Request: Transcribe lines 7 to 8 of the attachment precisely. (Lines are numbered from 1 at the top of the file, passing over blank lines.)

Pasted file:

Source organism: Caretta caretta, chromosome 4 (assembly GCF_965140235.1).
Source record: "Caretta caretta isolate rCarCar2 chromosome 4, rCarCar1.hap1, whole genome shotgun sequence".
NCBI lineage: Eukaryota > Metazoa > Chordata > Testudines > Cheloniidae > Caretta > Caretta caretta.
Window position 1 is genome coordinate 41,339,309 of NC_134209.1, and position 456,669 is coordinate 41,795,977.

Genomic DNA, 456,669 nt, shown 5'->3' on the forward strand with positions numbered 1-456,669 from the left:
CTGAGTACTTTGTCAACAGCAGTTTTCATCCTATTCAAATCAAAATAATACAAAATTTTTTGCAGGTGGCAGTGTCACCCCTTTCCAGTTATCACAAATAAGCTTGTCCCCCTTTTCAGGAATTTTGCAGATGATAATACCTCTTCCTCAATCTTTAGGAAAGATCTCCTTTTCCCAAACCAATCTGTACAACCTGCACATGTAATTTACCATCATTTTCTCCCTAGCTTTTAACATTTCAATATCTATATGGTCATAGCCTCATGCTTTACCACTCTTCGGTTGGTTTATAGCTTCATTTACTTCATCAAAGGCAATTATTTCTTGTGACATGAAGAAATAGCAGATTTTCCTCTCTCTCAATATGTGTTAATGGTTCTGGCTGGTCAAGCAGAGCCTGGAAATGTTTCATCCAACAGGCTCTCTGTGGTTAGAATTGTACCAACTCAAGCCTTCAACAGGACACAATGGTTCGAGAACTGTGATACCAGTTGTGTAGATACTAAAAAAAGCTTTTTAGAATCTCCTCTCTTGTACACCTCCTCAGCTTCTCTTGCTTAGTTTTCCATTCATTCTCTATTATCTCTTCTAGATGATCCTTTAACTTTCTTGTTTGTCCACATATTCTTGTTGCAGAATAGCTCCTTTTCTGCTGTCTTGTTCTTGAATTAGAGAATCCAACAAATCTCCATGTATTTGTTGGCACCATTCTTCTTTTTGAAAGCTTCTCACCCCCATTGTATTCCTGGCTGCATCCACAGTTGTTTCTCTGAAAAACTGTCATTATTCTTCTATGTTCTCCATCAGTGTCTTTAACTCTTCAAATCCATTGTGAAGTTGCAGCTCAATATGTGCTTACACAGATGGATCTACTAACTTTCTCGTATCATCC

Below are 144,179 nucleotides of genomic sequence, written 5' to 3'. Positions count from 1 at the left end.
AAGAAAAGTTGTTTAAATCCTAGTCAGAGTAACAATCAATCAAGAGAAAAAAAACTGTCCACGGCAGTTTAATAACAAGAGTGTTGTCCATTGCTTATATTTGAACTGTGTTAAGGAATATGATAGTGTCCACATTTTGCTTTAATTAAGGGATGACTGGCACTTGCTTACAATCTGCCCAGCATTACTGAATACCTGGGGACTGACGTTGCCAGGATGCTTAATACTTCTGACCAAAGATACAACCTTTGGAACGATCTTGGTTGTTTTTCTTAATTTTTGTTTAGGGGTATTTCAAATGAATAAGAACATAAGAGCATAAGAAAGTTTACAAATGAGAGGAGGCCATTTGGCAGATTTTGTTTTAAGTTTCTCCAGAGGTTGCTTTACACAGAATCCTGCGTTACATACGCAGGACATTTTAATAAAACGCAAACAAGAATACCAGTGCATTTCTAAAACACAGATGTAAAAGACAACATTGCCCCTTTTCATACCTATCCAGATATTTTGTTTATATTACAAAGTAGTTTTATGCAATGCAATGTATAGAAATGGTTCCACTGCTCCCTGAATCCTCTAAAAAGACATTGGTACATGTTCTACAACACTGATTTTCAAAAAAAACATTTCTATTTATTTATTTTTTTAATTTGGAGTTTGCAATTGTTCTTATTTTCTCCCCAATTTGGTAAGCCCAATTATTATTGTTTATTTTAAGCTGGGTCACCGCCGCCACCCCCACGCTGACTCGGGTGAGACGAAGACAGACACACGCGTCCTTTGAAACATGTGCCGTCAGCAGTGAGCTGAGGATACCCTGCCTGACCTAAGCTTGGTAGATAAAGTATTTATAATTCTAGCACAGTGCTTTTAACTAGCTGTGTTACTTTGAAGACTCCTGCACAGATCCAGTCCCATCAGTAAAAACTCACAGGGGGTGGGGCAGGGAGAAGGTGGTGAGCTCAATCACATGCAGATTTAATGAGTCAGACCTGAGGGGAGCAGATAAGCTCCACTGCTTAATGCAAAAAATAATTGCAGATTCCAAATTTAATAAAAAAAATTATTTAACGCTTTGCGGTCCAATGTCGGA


Below are 144,179 nucleotides of genomic sequence, written 5' to 3'. Positions count from 1 at the left end.
AAGAAAAGTTGTTTAAATCCTAGTCAGAGTAACAATCAATCAAGAGAAAAAAAACTGTCCACGGCAGTTTAATAACAAGAGTGTTGTCCATTGCTTATATTTGAACTGTGTTAAGGAATATGATAGTGTCCACATTTTGCTTTAATTAAGGGATGACTGGCACTTGCTTACAATCTGCCCAGCATTACTGAATACCTGGGGACTGACGTTGCCAGGATGCTTAATACTTCTGACCAAAGATACAACCTTTGGAACGATCTTGGTTGTTTTTCTTAATTTTTGTTTAGGGGTATTTCAAATGAATAAGAACATAAGAGCATAAGAAAGTTTACAAATGAGAGGAGGCCATTTGGCAGATTTTGTTTTAAGTTTCTCCAGAGGTTGCTTTACACAGAATCCTGCGTTACATACGCAGGACATTTTAATAAAACGCAAACAAGAATACCAGTGCATTTCTAAAACACAGATGTAAAAGACAACATTGCCCCTTTTCATACCTATCCAGATATTTTGTTTATATTACAAAGTAGTTTTATGCAATGCAATGTATAGAAATGGTTCCACTGCTCCCTGAATCCTCTAAAAAGACATTGGTACATGTTCTACAACACTGATTTTCAAAAAAAACATTTCTATTTATTTATTTTTTTAATTTGGAGTTTGCAATTGTTCTTATTTTCTCCCCAATTTGGTAAGCCCAATTATTATTGTTTATTTTAAGCTGGGTCACCGCCGCCACCCCCACGCTGACTCGGGTGAGACGAAGACAGACACACGCGTCCTTTGAAACATGTGCCGTCAGCAGTGAGCTGAGGATACCCTGCCTGACCTAAGCTTGGTAGATAAAGTATTTATAATTCTAGCACAGTGCTTTTAACTAGCTGTGTTACTTTGAAGACTCCTGCACAGATCCAGTCCCATCAGTAAAAACTCACAGGGGGTGGGGCAGGGAGAAGGTGGTGAGCTCAATCACATGCAGATTTAATGAGTCAGACCTGAGGGGAGCAGATAAGCTCCACTGCTTAATGCAAAAAATAATTGCAGATTCCAAATTTAATAAAAAAAATTATTTAACGCTTTGCGGTCCAATGTCGGA